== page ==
On writing papers and what it means to be a professor

Professor Buchanan’s comments on my papers followed a somewhat predictable format.  He would always start by saying something positive about the content, perhaps focusing on how well the paper was written, if lost for positive comments on content. He would then add his incisive comments, which sometimes forced me to set the paper aside.  But on one paper I remember well that he didn’t start with his usual positive remarks.  He wrote to this effect: “Dear Dick, we all write good papers and bad papers.  With some papers we pursue publication.  With others, we trash them.  In the process of writing any number of papers, we acquire great wisdom in deciding which papers are which.  You will acquire great wisdom in deciding what to do with this paper.”  I didn’t need for him to say more, which he didn’t.  I never tried to revise that paper.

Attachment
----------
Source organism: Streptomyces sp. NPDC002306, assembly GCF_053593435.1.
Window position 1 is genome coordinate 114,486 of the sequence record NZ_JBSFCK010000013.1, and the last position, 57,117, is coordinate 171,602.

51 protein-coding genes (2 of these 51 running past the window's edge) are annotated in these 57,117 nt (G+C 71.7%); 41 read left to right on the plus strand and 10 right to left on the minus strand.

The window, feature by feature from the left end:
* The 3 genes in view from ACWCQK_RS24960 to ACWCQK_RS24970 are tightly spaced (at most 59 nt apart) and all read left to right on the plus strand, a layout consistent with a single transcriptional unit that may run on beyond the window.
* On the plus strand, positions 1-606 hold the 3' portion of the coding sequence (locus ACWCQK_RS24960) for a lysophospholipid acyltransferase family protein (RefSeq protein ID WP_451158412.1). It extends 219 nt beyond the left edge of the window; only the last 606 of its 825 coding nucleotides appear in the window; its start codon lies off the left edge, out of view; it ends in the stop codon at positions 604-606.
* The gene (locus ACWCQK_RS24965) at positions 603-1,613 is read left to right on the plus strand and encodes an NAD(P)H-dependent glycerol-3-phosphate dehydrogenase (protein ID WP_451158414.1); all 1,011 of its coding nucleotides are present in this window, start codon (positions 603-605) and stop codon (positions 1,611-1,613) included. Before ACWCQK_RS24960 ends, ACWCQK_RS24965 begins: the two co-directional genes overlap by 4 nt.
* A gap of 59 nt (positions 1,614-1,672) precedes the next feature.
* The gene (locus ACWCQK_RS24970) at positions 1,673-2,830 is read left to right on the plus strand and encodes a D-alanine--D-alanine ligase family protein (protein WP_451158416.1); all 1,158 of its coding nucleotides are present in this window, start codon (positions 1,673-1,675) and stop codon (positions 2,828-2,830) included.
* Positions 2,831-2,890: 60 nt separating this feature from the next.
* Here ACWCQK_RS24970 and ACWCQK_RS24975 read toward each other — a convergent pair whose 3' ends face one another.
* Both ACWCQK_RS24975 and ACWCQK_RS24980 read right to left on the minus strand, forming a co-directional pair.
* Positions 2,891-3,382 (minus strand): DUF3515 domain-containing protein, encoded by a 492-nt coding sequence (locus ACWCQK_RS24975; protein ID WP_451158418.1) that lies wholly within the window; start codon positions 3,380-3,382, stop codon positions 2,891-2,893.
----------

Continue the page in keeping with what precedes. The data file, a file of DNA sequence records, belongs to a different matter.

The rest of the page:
Today, I am pleased to call James Buchanan my professor for pressing on me a remarkably simple but important point that escapes so many colleagues across the country:  Being a professor is a privileged position.  It demands scholarship, but it also demands that you give of yourself in ways that will never show up on your resume, or in your obituary.

From here; the entire thing is a must-read.

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